Monday, August 24, 2009

Bob Feller Museum

All photos of Bob Feller Museum and Iowa State Fair available on Flickr.

With Lauren out of town and nothing to do, I decided to drive down to visit my buddy Karl and see what Des Moines has to offer. Upon hearing this, Erik sniffed an opportunity. What was originally to be an afternoon excursion quickly turned into a 4-day Iowa barnstorming tour, and with Erik leaving for Virginia to work on another campaign this week, the timing could not have been better. I met Erik at 4:30 on Friday in Quasqueton, about a half-hour east of Waterloo, for the last tour of the day at Cedar Rock, one of two Frank Lloyd Wright residences open for touring in Iowa. Afterwards, we grabbed some dinner and drinks back in Cedar Falls and got to bed early for our long Saturday.

We left for the Des Moines area around 9:30, and made a stop in Van Meter on the way to Karl's house. Van Meter is the birthplace of Indians Hall-of-Famer Bob Feller and is home to the Bob Feller Museum. It is a small charming building that resembles an old one-room schoolhouse and features a Bob Feller relief on one wall, and a giant baseball on the front lawn with a replica signature of Feller's. Van Meter is your quintessential rural Iowa town - a few gas stations and Victorian farmhouses (including the house across from the museum that was probably there when Feller was growing up), railroad tracks cutting across the center of town, and corn as far as the eye can see. After a few exterior photos, we gave our $5 admission to the lady at the front desk, whom I later found out taught kindergarden in Van Meter for over 30 years. The museum would have been disappointing for a big-city museum, but for a small town like Van Meter, it was just right. It was very quaint and featured mostly photos and framed letters from Feller's playing days, as well as a few game-worn uniforms and artifacts. There were autographed baseballs and photos on display from every major leaguer that stopped by the museum and a little piece of tin in the shape of a baseball for each of his 266 wins scattered throughout the building. The coolest part by far was the last bat ever held by Babe Ruth. Everybody knows that famous picture of a very ill Ruth leaning on a bat in his familiar #3 Yankees uniform on the day it was retired in 1948. What many people don't know is the Yankees were playing the Indians that day, and as the Babe emerged onto the field, he grabbed a bat at random from the Indians' batboy, and it just so happened to be Bob Feller's. That bat was later autographed by Ruth, and he died two months later. After falling into the hands of several owners, it eventually found its way back to Bob Feller and his museum to the tune of $96,000. You can still faintly make out Ruth's distinctive signature on the barrel, as well as Feller's autograph. The museum only takes about 20 minutes to go through, even at Erik's slow museum pace. It is well worth the time and admission price for any baseball fans driving through central Iowa.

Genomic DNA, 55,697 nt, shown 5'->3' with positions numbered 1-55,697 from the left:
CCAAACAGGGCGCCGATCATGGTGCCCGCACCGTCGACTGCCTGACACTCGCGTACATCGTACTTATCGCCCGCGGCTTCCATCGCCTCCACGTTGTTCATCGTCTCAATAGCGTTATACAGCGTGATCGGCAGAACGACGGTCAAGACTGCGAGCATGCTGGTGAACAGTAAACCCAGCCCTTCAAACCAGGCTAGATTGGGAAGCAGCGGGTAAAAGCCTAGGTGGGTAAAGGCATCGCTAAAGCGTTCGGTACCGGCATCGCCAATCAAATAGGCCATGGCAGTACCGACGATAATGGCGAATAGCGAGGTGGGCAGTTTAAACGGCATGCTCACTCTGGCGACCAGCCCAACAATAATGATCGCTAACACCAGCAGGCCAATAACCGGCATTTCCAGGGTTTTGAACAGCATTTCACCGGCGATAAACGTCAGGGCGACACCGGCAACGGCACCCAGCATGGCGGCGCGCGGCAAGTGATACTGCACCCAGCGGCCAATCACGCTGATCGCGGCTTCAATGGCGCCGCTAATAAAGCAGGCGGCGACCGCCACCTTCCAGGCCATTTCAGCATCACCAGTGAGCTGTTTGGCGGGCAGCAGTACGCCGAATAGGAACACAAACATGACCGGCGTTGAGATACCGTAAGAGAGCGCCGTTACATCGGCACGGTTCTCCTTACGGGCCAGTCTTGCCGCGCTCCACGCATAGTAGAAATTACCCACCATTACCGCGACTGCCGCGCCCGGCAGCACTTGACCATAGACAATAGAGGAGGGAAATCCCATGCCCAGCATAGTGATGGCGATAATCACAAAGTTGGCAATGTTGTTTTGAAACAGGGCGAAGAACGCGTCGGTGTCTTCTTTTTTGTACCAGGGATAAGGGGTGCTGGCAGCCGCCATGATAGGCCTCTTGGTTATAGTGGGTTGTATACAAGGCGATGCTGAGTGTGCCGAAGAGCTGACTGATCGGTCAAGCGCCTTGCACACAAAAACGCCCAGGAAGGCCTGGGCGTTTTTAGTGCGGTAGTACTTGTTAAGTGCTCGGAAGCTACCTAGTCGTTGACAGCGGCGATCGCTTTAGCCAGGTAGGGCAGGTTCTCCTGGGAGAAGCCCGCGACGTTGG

After the museum, we finished the drive to suburban Des Moines. We spent the day with my friend Karl and his family at the Iowa State Fair, featuring most notably giant buckets of cookies, a 3500-lb bull, and a full-scale cow made out of butter. It was the 3rd State Fair Erik and I have been too, and it's interesting to note the pros and cons of each. We had a great day being unhealthy and taking in a huge slice of Americana.

Brewers 61-63, -10.0 (3 v. Reds, 3 v. Pirates)
Reds 52-71, -18.5 (3 @ Brewers, 3 v. Dodgers)
Twins 62-63, -4.5 (3 v. Orioles, 3 v. Rangers)

Erik - 40 (+21 worked)
Peter - 52

No comments: